Foul air chokes Capital, hospitals struggle to keep up
Delhi is choking on foul air and is packing hospitals. Wheezing, chest constriction and shortness of breath — hospitals are seeing it all and struggling to keep up with the rush.delhi Updated: Nov 27, 2014 00:13 IST
Delhi is choking on foul air and is packing hospitals. Wheezing, chest constriction and shortness of breath — hospitals are seeing it all and struggling to keep up with the rush.
Poor air quality coupled with falling temperature had pushed up admissions by almost 30% in the last two weeks, sources said. Emergencies are crowded and ICUs in many hospitals are out of beds.
Most of the people , a majority of them aged 65 and above, are reporting acute bronchitis and severe asthma, with elderly needing specialised care.
“Not just elderly, we are also getting lots of children. The cases have just started coming in so the overload that we are seeing in wards and ICUs is only going to increase in coming days when temperature drops further,” said Dr Prashant Saxena, head of department of pulmonology, Saket City Hospital.
EAllergic rhinitis that causes runny nose and bouts of sneezing, acute bronchitis and aggravated asthma symptoms is also on the rise.
“The numbers in our out patient department have also seen a jump of at least 35%-40% recently. All of them showing asthma-like symptoms,” Dr Nevin Kishore, senior consultant, respiratory medicine, Max Hospital, Saket.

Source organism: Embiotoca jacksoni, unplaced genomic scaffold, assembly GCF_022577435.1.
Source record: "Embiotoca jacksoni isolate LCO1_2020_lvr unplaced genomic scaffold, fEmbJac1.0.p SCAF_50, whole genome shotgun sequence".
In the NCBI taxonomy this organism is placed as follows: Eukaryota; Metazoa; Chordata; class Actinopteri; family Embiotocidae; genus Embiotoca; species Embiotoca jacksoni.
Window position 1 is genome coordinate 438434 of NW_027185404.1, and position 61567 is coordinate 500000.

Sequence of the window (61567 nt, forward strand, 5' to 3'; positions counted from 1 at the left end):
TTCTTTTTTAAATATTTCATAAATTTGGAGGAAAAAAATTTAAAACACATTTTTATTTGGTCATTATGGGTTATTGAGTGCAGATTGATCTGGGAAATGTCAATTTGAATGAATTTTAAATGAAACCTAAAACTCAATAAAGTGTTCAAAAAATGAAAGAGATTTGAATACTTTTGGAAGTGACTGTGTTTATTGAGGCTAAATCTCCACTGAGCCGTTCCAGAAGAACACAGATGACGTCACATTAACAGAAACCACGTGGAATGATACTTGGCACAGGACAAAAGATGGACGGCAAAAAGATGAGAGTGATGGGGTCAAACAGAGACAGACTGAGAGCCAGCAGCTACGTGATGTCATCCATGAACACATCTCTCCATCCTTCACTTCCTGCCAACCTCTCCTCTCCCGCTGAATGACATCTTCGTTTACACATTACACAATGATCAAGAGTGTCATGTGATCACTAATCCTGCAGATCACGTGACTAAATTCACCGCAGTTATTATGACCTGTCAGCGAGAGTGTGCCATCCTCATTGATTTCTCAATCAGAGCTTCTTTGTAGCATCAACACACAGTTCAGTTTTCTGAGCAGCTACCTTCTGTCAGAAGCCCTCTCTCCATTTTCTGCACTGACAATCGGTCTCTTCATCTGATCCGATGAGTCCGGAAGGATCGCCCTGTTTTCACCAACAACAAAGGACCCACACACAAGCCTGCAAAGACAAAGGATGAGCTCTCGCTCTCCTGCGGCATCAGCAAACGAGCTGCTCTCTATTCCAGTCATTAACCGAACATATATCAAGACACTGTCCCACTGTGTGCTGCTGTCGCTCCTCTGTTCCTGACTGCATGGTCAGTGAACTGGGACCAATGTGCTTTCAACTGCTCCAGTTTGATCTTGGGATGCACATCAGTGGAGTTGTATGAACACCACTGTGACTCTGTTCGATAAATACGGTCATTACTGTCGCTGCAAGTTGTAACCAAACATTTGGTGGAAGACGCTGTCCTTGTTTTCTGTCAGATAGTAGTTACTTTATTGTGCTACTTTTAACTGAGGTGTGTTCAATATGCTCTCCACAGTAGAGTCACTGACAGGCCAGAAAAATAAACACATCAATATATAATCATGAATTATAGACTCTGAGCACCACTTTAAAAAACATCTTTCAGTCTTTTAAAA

The Capital, which has one of the highest vehicle densities in the country, has been reporting a sharp rise in air pollution in the last few weeks.
Concentration of fine particulate matter 2.5, or PM2.5, and PM 10 -– the measure of air quality – continues to be way above safe levels.
At 1pm, in south Delhi’s RK Puram, particulate matter 10, or PM10, peaked to an alarming 700 µg/m3, against a safe limit of 100 µg/m3.
These particles -- smaller than 10 or 2.5 microns in diameter – are fine enough to lodge deep in the lung and blood tissues and trigger respiratory and cardiac problems as well as lung cancer. Last year, WHO had declared polluted air a carcinogen.
The elderly were more vulnerable, warned doctors. Their immunity was low, and with most of them having at least one underlying medical condition such as diabetes, hypertension etc., chances of worsening of lung condition were higher. People with upper respiratory tract infection were also prone to flare-ups in this weather.